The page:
Other states have permitted a trial court to “tinker” with a jury's allocation of fault.   See Caldwell v. Piggly-Wiggly Madison Co., 32 Wis.2d 447, 145 N.W.2d 745 (1966);  McHaffie v. Bunch, 891 S.W.2d 822 (Mo.banc 1995);  Kibbons v. Union Electric Company, 823 S.W.2d 485 (Mo.banc 1992).

Having said all of this, we hasten to note that subsequent to Judge Barker's ruling, the Supreme Court released its opinion in the case of Turner v. Jordan, 957 S.W.2d 815 (Tenn.1997).   In Turner, the Supreme Court held

that the trial court may not reallocate the comparative fault after weighing the evidence as the thirteenth juror, but must instead grant a new trial.

Id. at 824.   We recognize that the facts in Turner are in no way similar to the facts of the instant case.   Furthermore, we have already expressed our opinion that the trial judge's ruling in the instant case capping Kennedy's fault at 10% is a fair and reasonable solution to a difficult and unusual situation.   We also recognize that the ruling in Turner is obiter dictum, in that the Supreme Court expressly acknowledged that, in deciding Turner, it did not have to reach the issue of a trial court's power to reallocate fault following a jury verdict.   However, we feel bound by Turner in view of the fact the Supreme Court granted permission to appeal on this specific issue, see id. at 816, and in view of the absolute nature of the court's pronouncement on the subject at hand.  Id. at 824.   See also Holder v. Tennessee Judicial Selection Commission, 937 S.W.2d 877, 882 (Tenn.1996) ( “Accordingly, inferior courts are not free to disregard, on the basis that the statement is obiter dictum, the pronouncement of a superior court when it speaks directly on the matter before it, particularly when the superior court seeks to give guidance to the bench and bar.”)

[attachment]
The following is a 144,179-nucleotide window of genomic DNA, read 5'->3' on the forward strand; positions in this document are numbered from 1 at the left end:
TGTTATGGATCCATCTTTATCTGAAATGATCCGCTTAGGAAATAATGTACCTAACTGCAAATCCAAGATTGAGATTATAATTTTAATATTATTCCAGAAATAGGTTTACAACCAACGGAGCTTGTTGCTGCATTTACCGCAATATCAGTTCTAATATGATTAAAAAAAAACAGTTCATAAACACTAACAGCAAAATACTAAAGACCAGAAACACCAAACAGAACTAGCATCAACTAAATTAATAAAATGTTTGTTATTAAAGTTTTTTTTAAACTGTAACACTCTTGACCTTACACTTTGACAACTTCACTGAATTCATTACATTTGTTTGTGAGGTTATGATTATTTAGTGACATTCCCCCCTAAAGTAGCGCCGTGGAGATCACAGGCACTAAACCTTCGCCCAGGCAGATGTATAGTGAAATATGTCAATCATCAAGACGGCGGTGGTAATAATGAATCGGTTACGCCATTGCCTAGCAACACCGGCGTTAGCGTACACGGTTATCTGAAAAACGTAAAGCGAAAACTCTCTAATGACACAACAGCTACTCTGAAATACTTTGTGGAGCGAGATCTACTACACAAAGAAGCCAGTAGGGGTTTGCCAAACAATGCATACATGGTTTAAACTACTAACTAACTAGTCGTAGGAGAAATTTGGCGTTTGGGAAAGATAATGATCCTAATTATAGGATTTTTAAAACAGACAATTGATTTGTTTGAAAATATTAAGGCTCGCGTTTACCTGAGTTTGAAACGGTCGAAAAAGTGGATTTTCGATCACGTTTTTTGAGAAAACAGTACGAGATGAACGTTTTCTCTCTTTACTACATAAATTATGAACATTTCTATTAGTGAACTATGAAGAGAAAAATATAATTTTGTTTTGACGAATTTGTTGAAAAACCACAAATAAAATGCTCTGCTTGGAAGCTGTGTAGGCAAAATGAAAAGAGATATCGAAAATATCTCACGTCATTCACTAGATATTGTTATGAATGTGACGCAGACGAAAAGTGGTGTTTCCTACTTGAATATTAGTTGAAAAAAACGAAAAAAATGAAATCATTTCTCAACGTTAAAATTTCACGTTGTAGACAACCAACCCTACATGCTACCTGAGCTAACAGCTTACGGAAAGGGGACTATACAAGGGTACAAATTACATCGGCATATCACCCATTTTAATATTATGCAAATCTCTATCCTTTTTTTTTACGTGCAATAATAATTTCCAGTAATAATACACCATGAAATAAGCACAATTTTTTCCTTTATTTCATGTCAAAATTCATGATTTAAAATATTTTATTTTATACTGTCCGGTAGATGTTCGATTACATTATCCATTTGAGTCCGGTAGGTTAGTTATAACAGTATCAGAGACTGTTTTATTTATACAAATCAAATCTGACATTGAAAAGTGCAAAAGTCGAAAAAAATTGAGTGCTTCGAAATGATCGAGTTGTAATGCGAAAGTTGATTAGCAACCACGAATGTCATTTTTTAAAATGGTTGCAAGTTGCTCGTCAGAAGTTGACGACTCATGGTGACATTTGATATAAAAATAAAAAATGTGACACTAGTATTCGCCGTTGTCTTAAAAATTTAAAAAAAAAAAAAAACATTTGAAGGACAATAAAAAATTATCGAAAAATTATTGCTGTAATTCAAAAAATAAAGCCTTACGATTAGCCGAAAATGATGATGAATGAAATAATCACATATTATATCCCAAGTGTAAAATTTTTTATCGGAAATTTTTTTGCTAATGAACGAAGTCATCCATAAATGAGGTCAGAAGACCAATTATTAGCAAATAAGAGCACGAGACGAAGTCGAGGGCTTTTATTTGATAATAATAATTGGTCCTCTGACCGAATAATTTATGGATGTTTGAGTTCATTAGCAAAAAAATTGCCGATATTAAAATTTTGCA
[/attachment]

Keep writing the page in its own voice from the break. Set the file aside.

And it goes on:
We cannot escape the conclusion that Judge Barker's ruling, authorizing as it did and still does, a possible increase in the jury's allocation of fault to Kennedy from 1% to 10%, is clearly a change-a reallocation as it were-of the jury's assessment of Kennedy's fault.   The first jury said 1%;  Judge Barker said it could “float” from 0% to 10%.   The jury at the second trial assessed Kennedy's fault at 40%;  had Judge Payne approved the verdict and applied Judge Barker's ruling, Kennedy's fault would have decreased, without the second jury's approval, from 40% to 10%.   It should also be noted that under Judge Barker's ruling, any jury verdict assessing less than 10% fault to Kennedy would mean that the total fault finally assessed in the case would be less than 100%.   For example, if a jury were to find that Kennedy was 5% at fault, Judge Barker's earlier ruling would confirm such a finding.   In this situation, 95% of fault-90% to Keller in the first trial and 5% to Kennedy-would be allocated with 5% fault unallocated.   Such a judgment is contrary to McIntyre's edict that 100% of fault be set by the jury.